- Speak Clearly, Slowly and Audibly. The judges often complain they (a) cannot hear the witness, or (b) cannot understand the witness. Don’t be shy. If the judge does not hear what you have to say, there is no point in saying it. Also, most people speak faster when they are nervous. Be cognizant of this and make sure you are not speaking to rapidly. This is where practice helps. 6. Respect Everyone Else. Show respect for everyone in the courtroom. The judge is aware of the fact that you are not overly fond of the other side, but respect is a must. Lack of respect is not tolerated. 7. Stay on topic. It is easy to get off topic when you are upset or nervous. Remember what issues are before the judge and stick to those issues. Again preparation will help you stay on course. The same should be said when you are answering questions. Be short and concise with your answer. 8. Take A Pad and Pen. You should have a pad and pen with you so you can take notes and write down issues you will need to address when it is your turn to speak. You should do this even if you have an attorney. 9. Take a Minute. When you are being questioned, take a breath after the question is asked. Think about the question for just a second before you answer. This helps you to formulate the best answer you can. It is not Jeopardy. You will not win by hitting the buzzer first. DON’T DO 1. No Gum. Do not chew gum in the courtroom or chambers. Even if you will not be testifying, no gum is allowed. 2. Turn cell phones off. It is best to turn off your cell phone before going into the courthouse. If you have to leave it on vibrate for some reason, make sure you inform the judge and request permission. Some judges do not even permit cell phones to be left on vibrate. 3. No Jeans, Shorts, T-shirts, Flip flops, or Revealing Clothing. This type of clothing is very disrespectful. Again, remember you should dress to impress. 4. No Excessive/Expensive Jewelry and Clothing. While you want to dress to impress, do not go overboard either. Especially in certain cases (i.e. child support and alimony) this is not a very good idea no matter whether you are the Plaintiff or the Defendant. Also, when you are the party asking for money, this may make the judge less sympathetic to your cause. Similarly, when you are the defendant, it may give the impression that you can pay money damages. 5. Do Not Interrupt. Never Interrupt the judge. The judge will listen to both sides. When the one side is presenting his/her case, listen and, unless you or your counsel has a proper objection to make, do not Interrupt them. You can take notes to ensure that you remember to address your point when it is your turn. 6. Do Not Use Negative Body Language. Do not roll your eyes, sigh, shake your head “no" over and over, cross your arms, etc. This is very disrespectful and the judge will not appreciate it, and may even tell you to stop. Also, do not put your elbows on the table. 7. Do Not Guess. If you do not understand the question, do not answer what you think the other side is asking you. Ask that person to ask the question again and let the person know you do not understand the question. If you understand the question, but do not know the answer, do not speculate. Say, “I do not know". If you do not remember, say so. It is the other sides’ job to corner you and get you to say what they want you to say. Do not fall prey to these tactics. 8. Do Not Feel Intimidated. It is the other side’s job to put holes in your testimony and to get you to try to agree that the other side’s position is more accurate. The other side will likely try to twist your words or try to get you to change your mind. If you believe you are correct, do not get intimidated and change your position just because you are being pressured. Stand your ground. If you follow these rules, you should make a positive impression upon the judge and even the other side. This goes a long way. Our firm represents clients in family law matters in Broward, Miami-Dade and Palm Beach Counties. Therefore, if we can be of assistance to you, please feel free to contact us at (954) 316-3496.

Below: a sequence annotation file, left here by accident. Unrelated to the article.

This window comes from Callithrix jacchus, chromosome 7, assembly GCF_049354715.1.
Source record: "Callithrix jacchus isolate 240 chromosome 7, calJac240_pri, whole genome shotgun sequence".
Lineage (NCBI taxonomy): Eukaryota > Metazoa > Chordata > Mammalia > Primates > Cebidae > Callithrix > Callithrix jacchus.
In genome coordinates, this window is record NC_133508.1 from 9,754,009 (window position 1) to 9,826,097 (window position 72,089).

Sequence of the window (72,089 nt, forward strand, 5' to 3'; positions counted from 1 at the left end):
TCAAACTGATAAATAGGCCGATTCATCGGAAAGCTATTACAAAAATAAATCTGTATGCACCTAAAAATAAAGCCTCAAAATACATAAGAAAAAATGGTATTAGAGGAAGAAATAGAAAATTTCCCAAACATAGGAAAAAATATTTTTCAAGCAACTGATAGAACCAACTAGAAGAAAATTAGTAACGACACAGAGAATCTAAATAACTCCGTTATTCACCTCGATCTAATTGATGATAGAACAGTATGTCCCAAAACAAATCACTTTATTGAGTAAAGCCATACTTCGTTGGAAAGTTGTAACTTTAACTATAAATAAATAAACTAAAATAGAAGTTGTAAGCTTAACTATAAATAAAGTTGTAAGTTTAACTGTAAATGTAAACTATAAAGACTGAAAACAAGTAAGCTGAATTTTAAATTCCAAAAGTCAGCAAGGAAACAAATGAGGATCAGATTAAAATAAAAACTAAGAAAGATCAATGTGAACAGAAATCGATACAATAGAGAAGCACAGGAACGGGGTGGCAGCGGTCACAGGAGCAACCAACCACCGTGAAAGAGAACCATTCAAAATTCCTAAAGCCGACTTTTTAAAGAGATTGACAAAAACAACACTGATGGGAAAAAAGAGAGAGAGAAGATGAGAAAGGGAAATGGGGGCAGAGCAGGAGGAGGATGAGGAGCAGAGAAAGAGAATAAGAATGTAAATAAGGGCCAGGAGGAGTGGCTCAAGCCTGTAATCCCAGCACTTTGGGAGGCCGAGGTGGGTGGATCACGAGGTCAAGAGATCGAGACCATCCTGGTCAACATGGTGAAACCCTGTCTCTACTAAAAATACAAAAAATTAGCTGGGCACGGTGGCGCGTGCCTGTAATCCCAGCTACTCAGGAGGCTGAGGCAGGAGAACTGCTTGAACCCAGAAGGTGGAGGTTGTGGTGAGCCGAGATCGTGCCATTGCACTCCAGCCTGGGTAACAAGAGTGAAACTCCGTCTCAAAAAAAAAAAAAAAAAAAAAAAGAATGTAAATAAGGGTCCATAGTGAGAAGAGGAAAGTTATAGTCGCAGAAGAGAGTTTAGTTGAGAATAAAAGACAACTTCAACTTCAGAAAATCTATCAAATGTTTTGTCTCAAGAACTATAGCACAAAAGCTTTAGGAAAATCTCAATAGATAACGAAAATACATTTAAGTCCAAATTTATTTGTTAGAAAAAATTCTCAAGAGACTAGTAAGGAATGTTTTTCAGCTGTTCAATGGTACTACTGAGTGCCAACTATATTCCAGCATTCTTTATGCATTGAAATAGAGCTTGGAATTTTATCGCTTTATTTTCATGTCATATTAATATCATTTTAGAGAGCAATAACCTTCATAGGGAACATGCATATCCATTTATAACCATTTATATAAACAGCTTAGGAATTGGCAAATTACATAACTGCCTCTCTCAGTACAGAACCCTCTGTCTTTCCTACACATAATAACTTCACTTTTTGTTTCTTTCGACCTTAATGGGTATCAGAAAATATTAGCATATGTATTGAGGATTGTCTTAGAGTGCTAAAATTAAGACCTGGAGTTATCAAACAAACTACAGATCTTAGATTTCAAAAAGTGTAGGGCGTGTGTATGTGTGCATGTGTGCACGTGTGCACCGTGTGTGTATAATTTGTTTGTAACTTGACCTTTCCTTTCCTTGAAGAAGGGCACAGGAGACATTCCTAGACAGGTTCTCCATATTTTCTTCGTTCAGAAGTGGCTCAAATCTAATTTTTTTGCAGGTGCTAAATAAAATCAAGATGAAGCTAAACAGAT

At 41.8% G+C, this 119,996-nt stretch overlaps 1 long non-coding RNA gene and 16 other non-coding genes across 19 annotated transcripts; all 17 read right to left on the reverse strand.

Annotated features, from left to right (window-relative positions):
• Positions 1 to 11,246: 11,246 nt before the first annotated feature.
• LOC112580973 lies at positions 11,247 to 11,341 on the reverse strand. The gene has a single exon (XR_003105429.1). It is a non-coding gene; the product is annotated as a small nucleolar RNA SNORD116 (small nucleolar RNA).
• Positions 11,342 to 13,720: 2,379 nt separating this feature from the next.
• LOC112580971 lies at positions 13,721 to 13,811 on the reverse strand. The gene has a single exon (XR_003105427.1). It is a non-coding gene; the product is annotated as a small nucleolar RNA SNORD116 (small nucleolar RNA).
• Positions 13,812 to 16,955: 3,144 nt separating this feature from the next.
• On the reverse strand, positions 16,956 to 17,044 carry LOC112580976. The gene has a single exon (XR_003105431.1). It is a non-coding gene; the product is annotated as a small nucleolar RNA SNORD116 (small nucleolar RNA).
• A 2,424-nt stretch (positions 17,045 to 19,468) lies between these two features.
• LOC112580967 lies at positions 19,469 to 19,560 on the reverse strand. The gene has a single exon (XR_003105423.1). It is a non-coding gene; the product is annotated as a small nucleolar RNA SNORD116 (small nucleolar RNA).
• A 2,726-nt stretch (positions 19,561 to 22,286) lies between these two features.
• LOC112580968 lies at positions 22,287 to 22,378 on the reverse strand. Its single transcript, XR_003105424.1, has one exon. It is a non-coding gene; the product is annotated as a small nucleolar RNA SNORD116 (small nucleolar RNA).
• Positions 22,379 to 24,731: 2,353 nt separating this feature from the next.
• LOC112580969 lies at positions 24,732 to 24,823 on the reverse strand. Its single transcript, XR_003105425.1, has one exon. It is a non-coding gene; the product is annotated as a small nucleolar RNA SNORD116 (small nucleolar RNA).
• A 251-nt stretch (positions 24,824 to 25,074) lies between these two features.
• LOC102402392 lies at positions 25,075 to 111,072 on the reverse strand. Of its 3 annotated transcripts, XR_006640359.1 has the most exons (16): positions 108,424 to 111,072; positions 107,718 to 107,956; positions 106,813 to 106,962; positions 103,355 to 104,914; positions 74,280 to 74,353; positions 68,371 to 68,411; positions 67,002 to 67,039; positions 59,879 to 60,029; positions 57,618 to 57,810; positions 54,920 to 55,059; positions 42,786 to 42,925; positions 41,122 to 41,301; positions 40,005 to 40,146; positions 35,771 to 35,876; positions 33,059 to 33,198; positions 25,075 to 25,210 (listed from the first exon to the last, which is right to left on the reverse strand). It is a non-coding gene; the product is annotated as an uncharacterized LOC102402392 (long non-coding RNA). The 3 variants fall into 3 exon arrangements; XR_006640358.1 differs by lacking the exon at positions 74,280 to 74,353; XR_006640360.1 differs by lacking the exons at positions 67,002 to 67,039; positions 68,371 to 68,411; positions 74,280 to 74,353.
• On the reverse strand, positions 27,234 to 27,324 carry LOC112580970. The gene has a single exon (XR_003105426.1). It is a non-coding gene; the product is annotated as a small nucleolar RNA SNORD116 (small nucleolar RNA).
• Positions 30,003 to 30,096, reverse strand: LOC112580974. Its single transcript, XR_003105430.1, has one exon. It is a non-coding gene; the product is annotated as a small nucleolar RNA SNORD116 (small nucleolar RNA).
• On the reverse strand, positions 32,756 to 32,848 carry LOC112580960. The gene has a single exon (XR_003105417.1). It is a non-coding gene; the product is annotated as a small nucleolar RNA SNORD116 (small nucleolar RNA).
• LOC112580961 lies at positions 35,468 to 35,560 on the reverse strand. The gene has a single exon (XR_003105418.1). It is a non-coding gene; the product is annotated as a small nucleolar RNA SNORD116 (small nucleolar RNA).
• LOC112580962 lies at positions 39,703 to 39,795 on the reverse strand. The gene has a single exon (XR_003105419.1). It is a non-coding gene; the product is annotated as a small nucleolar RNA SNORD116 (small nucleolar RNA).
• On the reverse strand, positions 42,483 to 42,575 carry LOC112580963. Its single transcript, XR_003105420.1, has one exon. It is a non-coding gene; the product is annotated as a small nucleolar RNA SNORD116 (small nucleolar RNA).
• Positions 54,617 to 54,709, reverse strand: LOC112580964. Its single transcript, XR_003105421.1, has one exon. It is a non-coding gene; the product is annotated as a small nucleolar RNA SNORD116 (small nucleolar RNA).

Penny T. Miller, Esq.